U.S. Coast Guard’s Mighty Cutter Braves Harsh Seas in Intense Battle
If you think that chilling onboard a superyacht as the new year rolls in is a grand experience, you should see what it’s like onboard a military ship. Not for the faint of heart, sailing to the Arctic onboard a ship like the USCG Stratton seems to resemble the adventures of the first explorers.
The Arctic is no longer an unreachable destination for folks who aren’t skilled adventurers. The development of so-called “pocket explorers” has seen tremendous growth over the past years, giving people who can afford it the chance to travel onboard their own rugged vessel, capable of reaching some of the most remote destinations.
On the other hand, cruise and charter trips to this unique location have also evolved in terms of number and services. Some lucky passengers got to experience a world-first yachting adventure, as the iconic Octopus traveled to Antarctica for the first time as a charter yacht, at the end of last year.
Military ships also make their way to this part of the world frequently, such as the famous HMS Protector, the UK Royal Navy’s ice patrol ship.
Rugged, and equipped with supplies, they are ready to face the challenges of such a trip. The U.S. Coast Guard’s imposing Stratton had to deal with some pretty rough seas off the Pacific Northwest, as it recently made its way to the Arctic. Images shared by the Coast Guard show the cutter fighting off the natural “enemy” that seems to almost engulf it. Apparently, the sea spray even got as high as the vessel’s 150-foot-tall (45.7 meters) mast.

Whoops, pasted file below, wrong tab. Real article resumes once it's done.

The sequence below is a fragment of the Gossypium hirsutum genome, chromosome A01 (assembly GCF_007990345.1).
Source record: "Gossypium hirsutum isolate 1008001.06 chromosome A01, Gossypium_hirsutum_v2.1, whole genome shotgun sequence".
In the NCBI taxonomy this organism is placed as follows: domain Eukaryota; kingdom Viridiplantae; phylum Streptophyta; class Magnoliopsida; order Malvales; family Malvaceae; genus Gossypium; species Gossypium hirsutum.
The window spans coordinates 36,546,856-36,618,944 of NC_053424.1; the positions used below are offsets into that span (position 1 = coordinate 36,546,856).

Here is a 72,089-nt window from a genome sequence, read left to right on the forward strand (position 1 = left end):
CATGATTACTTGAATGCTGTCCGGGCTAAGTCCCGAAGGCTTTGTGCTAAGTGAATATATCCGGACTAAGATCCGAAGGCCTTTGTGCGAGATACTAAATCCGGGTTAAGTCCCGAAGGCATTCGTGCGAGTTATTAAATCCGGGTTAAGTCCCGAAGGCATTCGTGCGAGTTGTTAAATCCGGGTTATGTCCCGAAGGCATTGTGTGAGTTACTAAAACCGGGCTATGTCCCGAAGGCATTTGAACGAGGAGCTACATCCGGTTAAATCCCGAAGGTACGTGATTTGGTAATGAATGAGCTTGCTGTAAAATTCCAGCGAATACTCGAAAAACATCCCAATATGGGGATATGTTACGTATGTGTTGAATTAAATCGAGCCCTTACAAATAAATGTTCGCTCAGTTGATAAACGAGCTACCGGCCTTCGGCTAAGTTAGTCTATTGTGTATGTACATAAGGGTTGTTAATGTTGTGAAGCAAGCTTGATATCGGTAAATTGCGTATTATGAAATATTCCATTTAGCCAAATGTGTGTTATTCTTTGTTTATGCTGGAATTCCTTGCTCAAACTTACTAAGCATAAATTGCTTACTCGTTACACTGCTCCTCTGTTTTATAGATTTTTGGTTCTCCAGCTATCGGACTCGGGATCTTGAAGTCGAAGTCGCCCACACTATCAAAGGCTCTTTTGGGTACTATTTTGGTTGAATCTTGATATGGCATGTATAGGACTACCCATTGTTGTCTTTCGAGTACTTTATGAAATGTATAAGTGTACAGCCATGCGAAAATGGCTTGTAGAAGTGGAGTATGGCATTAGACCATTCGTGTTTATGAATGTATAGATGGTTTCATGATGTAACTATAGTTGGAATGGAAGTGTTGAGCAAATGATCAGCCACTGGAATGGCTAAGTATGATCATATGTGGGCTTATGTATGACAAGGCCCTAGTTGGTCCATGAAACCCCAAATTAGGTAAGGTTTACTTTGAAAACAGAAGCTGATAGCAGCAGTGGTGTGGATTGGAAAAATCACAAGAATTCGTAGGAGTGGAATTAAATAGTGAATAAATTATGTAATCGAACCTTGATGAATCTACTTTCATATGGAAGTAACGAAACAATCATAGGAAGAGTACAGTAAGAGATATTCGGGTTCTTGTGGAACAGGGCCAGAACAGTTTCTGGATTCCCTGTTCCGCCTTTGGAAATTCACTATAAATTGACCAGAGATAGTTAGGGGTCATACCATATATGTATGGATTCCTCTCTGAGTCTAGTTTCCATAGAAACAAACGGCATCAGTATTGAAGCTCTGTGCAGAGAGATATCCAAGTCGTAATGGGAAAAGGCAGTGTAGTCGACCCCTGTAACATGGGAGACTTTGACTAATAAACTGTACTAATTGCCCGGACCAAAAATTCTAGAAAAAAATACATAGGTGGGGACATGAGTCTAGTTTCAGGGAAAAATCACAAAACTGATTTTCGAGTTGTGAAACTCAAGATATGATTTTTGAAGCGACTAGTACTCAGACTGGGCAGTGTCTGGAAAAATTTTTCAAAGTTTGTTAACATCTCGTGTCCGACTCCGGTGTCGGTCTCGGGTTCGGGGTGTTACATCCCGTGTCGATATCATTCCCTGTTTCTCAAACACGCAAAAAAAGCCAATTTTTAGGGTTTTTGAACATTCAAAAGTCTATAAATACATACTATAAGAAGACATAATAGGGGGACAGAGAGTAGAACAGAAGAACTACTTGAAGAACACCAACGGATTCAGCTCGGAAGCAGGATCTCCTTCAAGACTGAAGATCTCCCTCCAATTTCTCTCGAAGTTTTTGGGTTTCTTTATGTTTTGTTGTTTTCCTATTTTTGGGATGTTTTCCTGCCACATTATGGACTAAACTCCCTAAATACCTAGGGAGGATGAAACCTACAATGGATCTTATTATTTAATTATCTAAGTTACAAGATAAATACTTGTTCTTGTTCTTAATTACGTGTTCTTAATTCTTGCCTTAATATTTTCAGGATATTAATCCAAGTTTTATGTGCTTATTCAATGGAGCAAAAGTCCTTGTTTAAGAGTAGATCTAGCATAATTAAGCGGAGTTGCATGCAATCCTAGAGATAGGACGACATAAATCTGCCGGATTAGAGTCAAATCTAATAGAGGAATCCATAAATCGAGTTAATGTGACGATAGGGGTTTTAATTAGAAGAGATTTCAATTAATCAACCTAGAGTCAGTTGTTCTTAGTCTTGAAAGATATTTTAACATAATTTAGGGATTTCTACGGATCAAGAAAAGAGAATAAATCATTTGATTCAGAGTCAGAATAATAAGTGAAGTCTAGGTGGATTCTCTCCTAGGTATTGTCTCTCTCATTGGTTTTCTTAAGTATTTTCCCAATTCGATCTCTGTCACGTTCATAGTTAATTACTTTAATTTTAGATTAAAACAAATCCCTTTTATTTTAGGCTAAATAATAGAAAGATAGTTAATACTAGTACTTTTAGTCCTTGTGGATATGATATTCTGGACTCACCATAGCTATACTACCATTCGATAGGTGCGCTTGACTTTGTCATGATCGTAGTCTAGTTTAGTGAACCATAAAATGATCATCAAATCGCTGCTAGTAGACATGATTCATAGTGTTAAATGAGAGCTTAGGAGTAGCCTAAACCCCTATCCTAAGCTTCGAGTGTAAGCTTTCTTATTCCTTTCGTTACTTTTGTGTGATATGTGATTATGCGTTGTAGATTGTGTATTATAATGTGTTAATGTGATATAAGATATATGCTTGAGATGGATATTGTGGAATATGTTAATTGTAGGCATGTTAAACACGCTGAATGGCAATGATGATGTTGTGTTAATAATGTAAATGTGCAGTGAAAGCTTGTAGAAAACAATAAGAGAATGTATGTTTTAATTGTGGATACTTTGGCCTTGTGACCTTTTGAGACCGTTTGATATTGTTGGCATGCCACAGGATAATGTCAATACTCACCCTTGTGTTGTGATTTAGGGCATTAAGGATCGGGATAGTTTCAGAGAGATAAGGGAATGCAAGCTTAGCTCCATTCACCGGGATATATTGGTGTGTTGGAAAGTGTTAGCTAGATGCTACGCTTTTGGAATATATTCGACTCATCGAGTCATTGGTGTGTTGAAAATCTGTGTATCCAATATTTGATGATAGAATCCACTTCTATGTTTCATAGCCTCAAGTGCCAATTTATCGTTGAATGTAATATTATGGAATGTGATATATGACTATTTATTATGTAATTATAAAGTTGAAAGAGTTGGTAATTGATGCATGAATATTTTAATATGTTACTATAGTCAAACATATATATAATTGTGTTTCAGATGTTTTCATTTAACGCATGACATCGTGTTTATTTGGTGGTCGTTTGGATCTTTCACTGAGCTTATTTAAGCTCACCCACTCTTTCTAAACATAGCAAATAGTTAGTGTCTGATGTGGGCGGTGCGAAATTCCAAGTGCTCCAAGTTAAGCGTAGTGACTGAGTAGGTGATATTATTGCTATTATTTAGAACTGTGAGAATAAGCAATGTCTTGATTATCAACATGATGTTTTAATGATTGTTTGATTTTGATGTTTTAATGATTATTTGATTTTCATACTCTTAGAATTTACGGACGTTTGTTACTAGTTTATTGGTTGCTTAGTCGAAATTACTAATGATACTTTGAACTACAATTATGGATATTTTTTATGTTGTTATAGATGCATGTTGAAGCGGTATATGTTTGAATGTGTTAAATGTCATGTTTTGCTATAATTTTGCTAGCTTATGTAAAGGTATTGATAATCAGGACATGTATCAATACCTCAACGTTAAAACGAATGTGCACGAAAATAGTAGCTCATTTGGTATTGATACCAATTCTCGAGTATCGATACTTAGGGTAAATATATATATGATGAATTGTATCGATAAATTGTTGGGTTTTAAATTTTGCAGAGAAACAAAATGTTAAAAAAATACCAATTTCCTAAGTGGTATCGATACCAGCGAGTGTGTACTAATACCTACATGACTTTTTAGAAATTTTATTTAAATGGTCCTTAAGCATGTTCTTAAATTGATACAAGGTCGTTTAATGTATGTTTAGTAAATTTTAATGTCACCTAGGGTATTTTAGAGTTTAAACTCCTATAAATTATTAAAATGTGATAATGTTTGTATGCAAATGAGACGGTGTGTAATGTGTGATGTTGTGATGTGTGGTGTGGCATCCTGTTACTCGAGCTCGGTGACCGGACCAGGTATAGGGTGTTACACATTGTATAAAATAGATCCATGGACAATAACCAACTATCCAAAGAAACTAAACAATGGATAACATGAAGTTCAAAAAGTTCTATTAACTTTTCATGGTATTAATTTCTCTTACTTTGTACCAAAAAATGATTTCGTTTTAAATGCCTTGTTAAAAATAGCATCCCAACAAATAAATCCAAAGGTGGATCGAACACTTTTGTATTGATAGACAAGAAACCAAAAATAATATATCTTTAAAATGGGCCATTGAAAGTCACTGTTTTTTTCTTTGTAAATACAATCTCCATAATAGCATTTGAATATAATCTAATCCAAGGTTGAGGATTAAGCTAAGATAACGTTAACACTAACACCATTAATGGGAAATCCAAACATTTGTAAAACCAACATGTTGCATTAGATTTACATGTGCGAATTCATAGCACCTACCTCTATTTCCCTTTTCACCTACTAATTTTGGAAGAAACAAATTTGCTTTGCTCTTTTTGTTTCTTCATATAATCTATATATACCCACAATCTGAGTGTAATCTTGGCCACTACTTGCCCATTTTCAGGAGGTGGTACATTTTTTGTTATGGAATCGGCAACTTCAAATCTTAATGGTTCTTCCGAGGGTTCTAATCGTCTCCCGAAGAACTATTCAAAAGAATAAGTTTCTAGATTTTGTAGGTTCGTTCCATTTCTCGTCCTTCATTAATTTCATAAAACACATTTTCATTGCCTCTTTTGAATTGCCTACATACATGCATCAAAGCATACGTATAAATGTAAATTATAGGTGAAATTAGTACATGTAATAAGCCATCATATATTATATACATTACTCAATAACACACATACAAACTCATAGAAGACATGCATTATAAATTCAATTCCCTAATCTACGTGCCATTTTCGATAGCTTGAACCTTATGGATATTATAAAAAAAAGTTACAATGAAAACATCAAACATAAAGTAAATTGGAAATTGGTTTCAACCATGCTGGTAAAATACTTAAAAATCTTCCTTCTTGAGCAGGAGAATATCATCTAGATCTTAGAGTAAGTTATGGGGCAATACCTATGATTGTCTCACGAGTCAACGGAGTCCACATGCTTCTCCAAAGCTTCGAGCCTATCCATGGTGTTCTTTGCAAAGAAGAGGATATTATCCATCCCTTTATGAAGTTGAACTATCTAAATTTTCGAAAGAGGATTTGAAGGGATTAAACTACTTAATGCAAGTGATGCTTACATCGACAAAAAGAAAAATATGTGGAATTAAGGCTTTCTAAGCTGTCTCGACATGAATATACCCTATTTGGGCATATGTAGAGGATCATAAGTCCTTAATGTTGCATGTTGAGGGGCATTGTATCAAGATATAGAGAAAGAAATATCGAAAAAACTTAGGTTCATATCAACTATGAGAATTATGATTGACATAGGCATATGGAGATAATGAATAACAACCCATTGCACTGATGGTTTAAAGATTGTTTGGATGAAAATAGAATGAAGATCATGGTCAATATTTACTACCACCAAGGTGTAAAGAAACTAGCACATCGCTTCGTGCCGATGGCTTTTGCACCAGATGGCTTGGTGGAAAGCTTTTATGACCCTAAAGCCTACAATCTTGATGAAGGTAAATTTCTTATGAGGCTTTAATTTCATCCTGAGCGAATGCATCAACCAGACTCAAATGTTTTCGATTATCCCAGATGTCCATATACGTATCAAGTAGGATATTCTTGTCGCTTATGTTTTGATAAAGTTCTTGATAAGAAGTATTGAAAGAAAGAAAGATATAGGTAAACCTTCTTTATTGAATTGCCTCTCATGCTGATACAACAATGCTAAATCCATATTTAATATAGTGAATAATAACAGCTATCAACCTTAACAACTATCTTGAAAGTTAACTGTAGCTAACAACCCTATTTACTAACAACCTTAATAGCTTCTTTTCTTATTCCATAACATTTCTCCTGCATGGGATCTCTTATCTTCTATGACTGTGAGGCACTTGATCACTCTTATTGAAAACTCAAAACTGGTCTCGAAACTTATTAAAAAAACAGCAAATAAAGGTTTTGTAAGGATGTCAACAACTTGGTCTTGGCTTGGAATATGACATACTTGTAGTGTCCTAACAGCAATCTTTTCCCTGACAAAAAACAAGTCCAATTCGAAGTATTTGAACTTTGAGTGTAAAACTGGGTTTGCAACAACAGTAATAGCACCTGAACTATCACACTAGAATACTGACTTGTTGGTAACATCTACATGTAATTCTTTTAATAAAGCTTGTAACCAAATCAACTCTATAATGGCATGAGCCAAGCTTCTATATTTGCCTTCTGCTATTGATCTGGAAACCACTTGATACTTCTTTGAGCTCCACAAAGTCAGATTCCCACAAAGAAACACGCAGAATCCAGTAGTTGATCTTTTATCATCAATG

“It looks kind of fun!” was one of the reactions on social media, while several former sailors recalled the times when they experienced similarly difficult voyages, without the help of the technology that’s available today.
Officially named USCGC Stratton (WMSL-752) this vessel is special because it’s the first “white-hull” cutter to be named after a woman, since the 1980s. The last one to boast this special feature was the USCG Harriet Lane, launched in 1984. And that’s not all. Stratton was sponsored by Michelle Obama, who also became the first and only First Lady to sponsor a U.S. Coast Guard cutter.
Christened by Michelle Obama in 2010, Stratton was officially commissioned a little over a decade ago, in 2012. It’s the third ship in the Legend class of cutters operated by the U.S. Coast Guard.
These open-ocean patrol cutters are packed with state-of-the-art features, including modern communication systems, intelligence, surveillance, and reconnaissance (C4ISR) capabilities, and automated weapon systems that can be used when dealing with rogue vessels. Cruising at a top speed of 28 knots (32 mph/52 kph) these rugged cutters can handle up to 90-day patrol cycles.